Detroit man charged with murder after running a red light and T-boning another driver

Zaughn Coleman, 29, being arraigned on second-degree murder after a fatal crash in Detroit over the weekend. 

A Detroit man is charged with murder after prosecutors say he recklessly drove at a high rate of speed and struck another driver, killing him.

Prior to the fatal crash, Zaughn Coleman, 29, had racked up dozens of speeding and traffic tickets despite driving on a suspended license, prosecutors said during his initial court appearance on Tuesday.

Coleman, who was arraigned from a hospital bed after suffering multiple injuries including a broken leg, entered a not guilty plea. The judge gave him a $500,000 bond after ruling he was a danger to the community.

"He's an extreme extreme extreme danger to society," assistant prosecutor Anna Merigian said during the virtual hearing. 

The prosecutor's office said Coleman was on Seven Mile doing donuts around 10:30 p.m. on June 14 when he took off at a high rate of speed. He drove through a red light before T-boning the victim, identified as 40-year-old Quintell Ray, also of Detroit.

Both were taken to a local hospital where Ray was pronounced dead shortly after arriving.

Coleman broke his left leg in at least four places and has gone through multiple surgeries, his defense attorney said during the arraignment. Defense attorney Patrick Nyenhuis argued he would be bedridden for months because of his injuries and should be allowed a personal bond.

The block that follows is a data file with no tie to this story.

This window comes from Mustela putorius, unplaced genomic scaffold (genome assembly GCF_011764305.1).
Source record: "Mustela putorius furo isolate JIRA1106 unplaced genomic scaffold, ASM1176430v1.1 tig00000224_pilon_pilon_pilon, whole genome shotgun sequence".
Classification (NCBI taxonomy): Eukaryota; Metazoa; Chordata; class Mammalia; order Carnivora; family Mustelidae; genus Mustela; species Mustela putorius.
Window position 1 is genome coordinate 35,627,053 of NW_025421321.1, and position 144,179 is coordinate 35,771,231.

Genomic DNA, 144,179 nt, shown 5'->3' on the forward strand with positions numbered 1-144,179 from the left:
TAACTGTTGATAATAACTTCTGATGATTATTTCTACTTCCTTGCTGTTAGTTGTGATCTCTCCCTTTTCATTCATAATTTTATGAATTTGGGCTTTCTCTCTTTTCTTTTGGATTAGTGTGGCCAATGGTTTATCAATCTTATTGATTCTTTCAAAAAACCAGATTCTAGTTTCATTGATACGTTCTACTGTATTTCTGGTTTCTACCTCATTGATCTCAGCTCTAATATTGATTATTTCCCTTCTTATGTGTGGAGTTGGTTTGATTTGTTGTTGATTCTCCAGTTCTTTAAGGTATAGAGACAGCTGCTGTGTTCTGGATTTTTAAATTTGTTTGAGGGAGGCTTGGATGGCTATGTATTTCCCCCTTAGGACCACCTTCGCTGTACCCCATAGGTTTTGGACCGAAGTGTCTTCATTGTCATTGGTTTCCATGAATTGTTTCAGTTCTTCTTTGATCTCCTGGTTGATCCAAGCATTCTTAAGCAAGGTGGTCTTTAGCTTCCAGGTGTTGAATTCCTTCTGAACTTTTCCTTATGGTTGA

Nyenhuis also took issue with not being allowed a private moment with his client. 

"I know this is a tragic situation we're involved in, but this is one of those times - I know it's 2nd-degree murder - and my request for personal bond is because I as counsel, went to Sinai Grace Hospital on Father's Day, I was not allowed to see him because it was a security issue," he told the court.

Nyenhuis said police would not leave the two alone and would be required to stay on the other line if they had a phone call. 

"The community is safe with him in the hospital," he said.

However, the judge was unconvinced and scheduled an unaffordable bond reading later this week to readdress the $500,000 bond limit. 

In addition to his second-degree murder charge, Coleman was also charged with reckless driving causing death, and operating while his license was suspended causing death. 


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